As Pakistan has not facilitated Indo-Afghan trade by extending the transit land route to India, India aims to use the new link for a maritime route to enter Afghanistan
Pictures can, at times, say more clearly what verbose writings and lectures fail to deliver. A photograph showing the presidents of Iran and Afghanistan, and the prime minister of India joining hands as a show of unity is a potent commentary over the changing dynamics of the South Asian region. If the shared smiles of the heads of governments of three neighbouring countries are the most telling feature, the absence of Pakistan is not a less conspicuous observation as well.
For the last year or so, Pakistan has been declaring the China-Pakistan Economic Corridor (CPEC) a game changer in the region with massive Chinese investment amounting to around $46 billion. In terms of monetary value the Chabahar project appears to be peanuts as it is worth only $500 million, but the symbolic and strategic value of the initiative cannot be overemphasised. The Indian Ocean has traditionally attracted a huge maritime trade. Controlling choking points of a water route is a strategic ambition of every imperial power. As China does not enjoy direct land connection with the Indian Ocean it began expressing an interest in persuading the coastal nations such as Myanmar, Sri Lanka, Bangladesh, Maldives and Pakistan to let it acquire ports in the ocean to secure Chinese strategic lines of communication, a plan that is popularly known as China’s “String of Pearls” strategy. CPEC is the latest manifestation of this renewed interest of China to have a firm foothold at the entrance of the Indian Ocean. Chabahar in Iran is less than 100 kilometres from Gawadar and is closer to the Strait of Hormuz. Both China and India can now use ports to keep an eye on maritime activity on the busy maritime route. If India was uncomfortable with Chinese presence in the Indian Ocean by acquiring Gawadar port, now Pakistani security analysts are not very happy about Indian presence in the Gulf area. If colonial India and Russia were engaged in the Great Game in the 19th century to enhance their influence in the Central Asian region, now the same game is being replayed between India and China.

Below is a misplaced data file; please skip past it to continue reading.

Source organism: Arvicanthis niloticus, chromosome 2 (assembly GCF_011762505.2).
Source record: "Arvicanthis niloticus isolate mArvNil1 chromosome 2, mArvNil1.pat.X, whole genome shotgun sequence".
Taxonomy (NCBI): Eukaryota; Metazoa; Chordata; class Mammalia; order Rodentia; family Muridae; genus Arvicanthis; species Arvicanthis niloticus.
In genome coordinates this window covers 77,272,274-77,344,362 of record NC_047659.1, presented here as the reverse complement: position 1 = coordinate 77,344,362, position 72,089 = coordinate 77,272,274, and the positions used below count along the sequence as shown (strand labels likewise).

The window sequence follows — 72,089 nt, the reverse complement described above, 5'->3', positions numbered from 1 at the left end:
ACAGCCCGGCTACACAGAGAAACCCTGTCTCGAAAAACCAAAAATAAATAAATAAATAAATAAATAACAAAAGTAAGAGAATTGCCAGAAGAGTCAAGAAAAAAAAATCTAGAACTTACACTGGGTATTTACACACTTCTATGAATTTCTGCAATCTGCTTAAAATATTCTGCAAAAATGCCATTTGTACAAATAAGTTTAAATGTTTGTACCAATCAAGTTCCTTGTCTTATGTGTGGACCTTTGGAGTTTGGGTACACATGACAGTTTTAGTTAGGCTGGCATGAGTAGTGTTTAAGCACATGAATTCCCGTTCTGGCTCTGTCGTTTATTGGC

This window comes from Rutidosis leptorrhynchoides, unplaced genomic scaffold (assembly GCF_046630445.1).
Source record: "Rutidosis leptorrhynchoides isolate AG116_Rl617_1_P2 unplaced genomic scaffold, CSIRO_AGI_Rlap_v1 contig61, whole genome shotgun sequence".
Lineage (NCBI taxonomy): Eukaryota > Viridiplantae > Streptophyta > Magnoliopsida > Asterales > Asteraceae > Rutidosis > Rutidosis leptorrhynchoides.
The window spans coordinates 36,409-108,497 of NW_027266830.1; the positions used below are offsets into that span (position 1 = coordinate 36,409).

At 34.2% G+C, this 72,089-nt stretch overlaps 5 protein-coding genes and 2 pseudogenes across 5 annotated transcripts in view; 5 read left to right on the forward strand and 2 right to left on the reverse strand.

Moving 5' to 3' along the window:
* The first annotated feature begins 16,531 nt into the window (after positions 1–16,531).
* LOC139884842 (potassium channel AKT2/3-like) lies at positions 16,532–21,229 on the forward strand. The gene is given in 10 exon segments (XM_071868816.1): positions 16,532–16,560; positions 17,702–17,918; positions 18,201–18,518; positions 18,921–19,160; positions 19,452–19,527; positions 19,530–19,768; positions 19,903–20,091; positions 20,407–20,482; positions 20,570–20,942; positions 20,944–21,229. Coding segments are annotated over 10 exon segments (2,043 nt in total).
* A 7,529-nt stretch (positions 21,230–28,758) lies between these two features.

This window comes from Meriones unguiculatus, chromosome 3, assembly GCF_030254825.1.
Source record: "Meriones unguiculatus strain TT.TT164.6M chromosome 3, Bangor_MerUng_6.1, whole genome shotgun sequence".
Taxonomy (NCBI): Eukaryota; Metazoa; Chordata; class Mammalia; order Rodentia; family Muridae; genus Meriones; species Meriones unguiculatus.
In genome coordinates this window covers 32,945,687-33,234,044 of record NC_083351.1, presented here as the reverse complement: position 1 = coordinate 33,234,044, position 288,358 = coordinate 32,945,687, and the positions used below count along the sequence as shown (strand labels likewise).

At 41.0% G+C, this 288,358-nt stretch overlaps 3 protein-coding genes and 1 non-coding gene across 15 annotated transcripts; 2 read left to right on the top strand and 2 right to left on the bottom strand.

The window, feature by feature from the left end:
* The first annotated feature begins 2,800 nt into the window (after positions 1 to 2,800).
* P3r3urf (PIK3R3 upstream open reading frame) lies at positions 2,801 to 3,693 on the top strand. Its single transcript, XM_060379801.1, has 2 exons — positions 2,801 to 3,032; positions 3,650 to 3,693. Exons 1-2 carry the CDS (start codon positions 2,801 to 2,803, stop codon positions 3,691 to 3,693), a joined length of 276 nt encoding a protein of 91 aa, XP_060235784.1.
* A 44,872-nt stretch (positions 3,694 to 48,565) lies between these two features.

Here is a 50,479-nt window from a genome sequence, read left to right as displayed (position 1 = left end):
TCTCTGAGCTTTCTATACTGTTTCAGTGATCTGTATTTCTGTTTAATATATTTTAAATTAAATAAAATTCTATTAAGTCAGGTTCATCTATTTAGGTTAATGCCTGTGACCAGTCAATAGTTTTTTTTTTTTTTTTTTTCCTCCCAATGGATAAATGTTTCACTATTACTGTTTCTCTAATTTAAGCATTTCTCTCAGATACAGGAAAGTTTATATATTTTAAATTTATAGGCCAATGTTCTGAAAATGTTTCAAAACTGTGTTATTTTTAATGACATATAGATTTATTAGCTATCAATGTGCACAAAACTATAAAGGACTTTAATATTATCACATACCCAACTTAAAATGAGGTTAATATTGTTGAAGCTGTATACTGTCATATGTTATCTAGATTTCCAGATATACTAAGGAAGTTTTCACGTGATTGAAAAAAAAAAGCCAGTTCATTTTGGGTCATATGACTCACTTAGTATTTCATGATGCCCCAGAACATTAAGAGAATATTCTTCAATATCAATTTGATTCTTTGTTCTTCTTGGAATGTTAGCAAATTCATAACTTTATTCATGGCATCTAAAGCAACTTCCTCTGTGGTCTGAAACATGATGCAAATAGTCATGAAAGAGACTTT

Chabahar project, on a smaller scale, is like CPEC. It not only aims at the construction and operation of new port facilities by India, but also includes the creation of special economic zones and development of road and rail connections through Iran to Afghanistan and further into Central Asia. The agreement for developing Chabahar as a full deep seaport was signed between India and Iran in 2002. Iran is facing the same problem of an over-congested single seaport as Pakistan has been experiencing with overreliance on the Karachi port. Currently Iran’s main port is Bandar Abbas that handles about 85 percent of the country’s maritime trade. Just as Pakistan hopes to ease off its load on the Karachi port by developing another port in Gawadar, Iran wants to see Chabahar developed for the same reason. And as Gawadar is to be connected with the Silk Road project of China, Chabahar will be integrated with the North-South Transport Corridor (NSTC). Russia, Iran and India are the founding member states of the NSTC project when in 2002 they signed an agreement. Central Asian countries are also part of this project. Chabahar, therefore, provides the necessary hub for this intercontinental trade route.
The Chabahar port will give India direct physical access to Afghanistan. While Pakistan has relied heavily on its strategic assets like the Haqqani network to remain a key player in the Afghan game, India has been enhancing its influence by forging stronger economic ties with the war-battered country. As Pakistan has not facilitated Indo-Afghan trade by extending the transit land route to India, India aims to use the new link for a maritime route to enter Afghanistan. In times of estranged relations, the US may also like to use this route thus minimising its reliance on Pakistan.
The project is important for Iran as well. After years of economic sanctions the reformist government wants to play a more active role in the world affairs. Without economic revival such a vision is however not achievable. The Iranian hardliners, on the other hand, want to see President Hassan Rouhani fail in his attempts, as the state of despondency is always beneficial for radical elements. Chabahar is the first sign of international investment coming to Iran. Tehran is opening itself up to the world. As one analyst puts it, “Iran has become a major destination for several world leaders looking to get in on a piece of the pie that Iran is now offering. From consumer goods to automobiles, from big industry and infrastructure projects to banking, every part of Iran’s economy is wide open.” While Iran is keen on embracing new strategic partners, we thought that the visit of President Rouhani was the best occasion to play ‘tit for tat’ game with India by parading an alleged RAW agent before the media, and publicly accusing Iran of harbouring Indian agents. Perhaps recalling advice of the early 20th century French prime minister Georges Clemenceau is in order: “Not just wars, but foreign policy is also too serious a matter to be left to military men.”